(675d) Acid Gas Adsorption on Metal–Organic Framework Nanosheets As a Model of an “All-Surface” Material | AIChE

(675d) Acid Gas Adsorption on Metal–Organic Framework Nanosheets As a Model of an “All-Surface” Material


Liu, Y. - Presenter, Georgia Institute of Technology
Howe, J., Georgia Institute of Techonology
Flores, L., University of Alabama
Dixon, D. A., University of Alabama
Sholl, D. S., Georgia Institute of Technology
To establish a model of metal–organic framework (MOF) surfaces and build an understanding of surface-specific ligand adsorption phenomena in MOFs, we present a computational study exploring multiple models of a series of MOF-2 nanosheet materials, “M-BDCs”, with M = Zn, Cu, and Co and BDC = benzene-1,4-dicarboxylate. We study and assess the appropriateness of a series of models ranging from small clusters (18 atoms) to fully periodic sheet models. We additionally study the interactions of these models with acid gases and energy-relevant small molecules (CO, CO2, H2O, SO2, NO2, and H2S). We employ computational methods ranging from DFT with various exchange–correlation functionals to perturbative and coupled-cluster methods. For these systems, we present binding energies and enthalpies with the various ligands studied as well as IR frequency shifts for the normal modes of these ligands upon complexation with the open-metal sites of these materials. Our calculations lead to an understanding of phenomena unique to MOF surfaces and the importance of the periodicity in these materials in capturing surface-specific adsorption behaviors.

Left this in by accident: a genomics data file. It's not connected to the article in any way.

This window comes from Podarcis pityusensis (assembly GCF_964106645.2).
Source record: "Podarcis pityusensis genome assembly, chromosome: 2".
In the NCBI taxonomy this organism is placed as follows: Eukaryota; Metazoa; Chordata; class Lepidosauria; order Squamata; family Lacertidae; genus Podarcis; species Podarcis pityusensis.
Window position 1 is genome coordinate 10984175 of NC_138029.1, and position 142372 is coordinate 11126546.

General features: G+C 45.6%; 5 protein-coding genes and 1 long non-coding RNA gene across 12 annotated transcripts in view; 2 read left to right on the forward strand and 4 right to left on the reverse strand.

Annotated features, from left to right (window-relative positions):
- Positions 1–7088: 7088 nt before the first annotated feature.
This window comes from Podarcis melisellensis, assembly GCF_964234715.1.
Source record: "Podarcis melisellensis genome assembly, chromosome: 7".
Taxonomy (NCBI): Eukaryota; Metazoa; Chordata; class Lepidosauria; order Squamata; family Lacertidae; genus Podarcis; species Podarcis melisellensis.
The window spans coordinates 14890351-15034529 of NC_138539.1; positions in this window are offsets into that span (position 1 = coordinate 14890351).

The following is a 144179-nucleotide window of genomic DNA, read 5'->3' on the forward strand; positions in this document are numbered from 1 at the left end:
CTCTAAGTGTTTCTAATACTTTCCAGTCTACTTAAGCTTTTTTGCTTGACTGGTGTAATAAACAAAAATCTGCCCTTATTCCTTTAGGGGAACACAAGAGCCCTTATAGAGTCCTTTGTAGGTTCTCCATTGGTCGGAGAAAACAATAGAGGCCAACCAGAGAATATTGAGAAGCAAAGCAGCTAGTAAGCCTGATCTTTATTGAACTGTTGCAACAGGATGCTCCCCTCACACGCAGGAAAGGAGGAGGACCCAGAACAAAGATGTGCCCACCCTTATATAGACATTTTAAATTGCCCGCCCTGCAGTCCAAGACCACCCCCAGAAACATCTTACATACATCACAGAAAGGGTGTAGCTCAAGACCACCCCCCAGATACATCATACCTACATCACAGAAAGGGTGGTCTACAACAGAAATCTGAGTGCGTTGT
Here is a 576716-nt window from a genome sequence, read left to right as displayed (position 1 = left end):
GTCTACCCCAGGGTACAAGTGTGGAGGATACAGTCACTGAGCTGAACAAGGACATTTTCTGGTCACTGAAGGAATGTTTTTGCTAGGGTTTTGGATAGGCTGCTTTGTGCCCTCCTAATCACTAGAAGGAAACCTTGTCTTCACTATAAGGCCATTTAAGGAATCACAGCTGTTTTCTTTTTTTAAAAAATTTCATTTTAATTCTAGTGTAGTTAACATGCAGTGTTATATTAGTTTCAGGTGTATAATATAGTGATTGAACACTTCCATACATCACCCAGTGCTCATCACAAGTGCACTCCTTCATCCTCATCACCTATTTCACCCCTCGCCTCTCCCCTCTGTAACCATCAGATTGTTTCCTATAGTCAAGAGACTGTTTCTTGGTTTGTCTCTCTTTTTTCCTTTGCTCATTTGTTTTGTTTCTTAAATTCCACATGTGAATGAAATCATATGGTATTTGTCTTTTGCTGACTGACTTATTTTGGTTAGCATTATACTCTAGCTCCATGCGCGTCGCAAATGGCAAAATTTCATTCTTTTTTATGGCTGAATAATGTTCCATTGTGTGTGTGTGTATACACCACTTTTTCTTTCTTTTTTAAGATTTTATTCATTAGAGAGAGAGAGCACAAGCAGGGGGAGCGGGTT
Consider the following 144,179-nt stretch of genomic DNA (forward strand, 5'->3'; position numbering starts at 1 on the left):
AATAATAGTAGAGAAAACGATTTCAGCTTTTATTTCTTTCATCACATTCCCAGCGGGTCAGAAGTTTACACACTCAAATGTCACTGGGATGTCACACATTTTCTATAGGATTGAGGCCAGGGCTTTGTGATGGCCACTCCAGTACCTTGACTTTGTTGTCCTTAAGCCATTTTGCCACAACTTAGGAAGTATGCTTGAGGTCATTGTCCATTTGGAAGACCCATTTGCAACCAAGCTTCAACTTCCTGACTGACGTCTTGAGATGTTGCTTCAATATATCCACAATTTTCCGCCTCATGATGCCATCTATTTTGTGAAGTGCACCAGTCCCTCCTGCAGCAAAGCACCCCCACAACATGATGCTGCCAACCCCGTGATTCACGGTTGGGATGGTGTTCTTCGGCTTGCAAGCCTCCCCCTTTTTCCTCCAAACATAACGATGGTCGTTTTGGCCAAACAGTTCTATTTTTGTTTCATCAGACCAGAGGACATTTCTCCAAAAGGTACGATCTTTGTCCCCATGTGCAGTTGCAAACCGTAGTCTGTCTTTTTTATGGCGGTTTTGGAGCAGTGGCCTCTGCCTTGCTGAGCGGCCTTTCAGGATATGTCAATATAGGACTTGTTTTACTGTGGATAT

Furthermore, we study adsorption of a set of acid gases to the exposed OMSs (open metal sites) existing at the surface of these materials in the presence of water, including competing co-adsorption motif and cooperative co-adsorption motif. Our computational results suggest that preadsorbed acid gases (CO2, SO2, NO2, and H2S) on Cu-BDC nanosheets would be replaced by water in the presence of water, leading to acid gas adsorbed on water coordinated OMSs instead of pure OMSs. For CO2 and H2S, the binding energies on water coordinated OMSs are lower than vacant OMSs, while for SO2 and NO2, the binding energies on water coordinated OMSs are higher. The strong double hydrogen bonds established by two oxygen atoms in SO2 and NO2 and two hydrogen atoms in water contribute to the enhanced binding energies. Even though water has a high probability to compete with acid gas for the same adsorption site, and even replace preadsorbed acid gases, in SO2 and NO2 cases, preadsorbing a small amount of water can increase the SO2 and NO2 binding strength and attack on Cu-BDC nanosheets.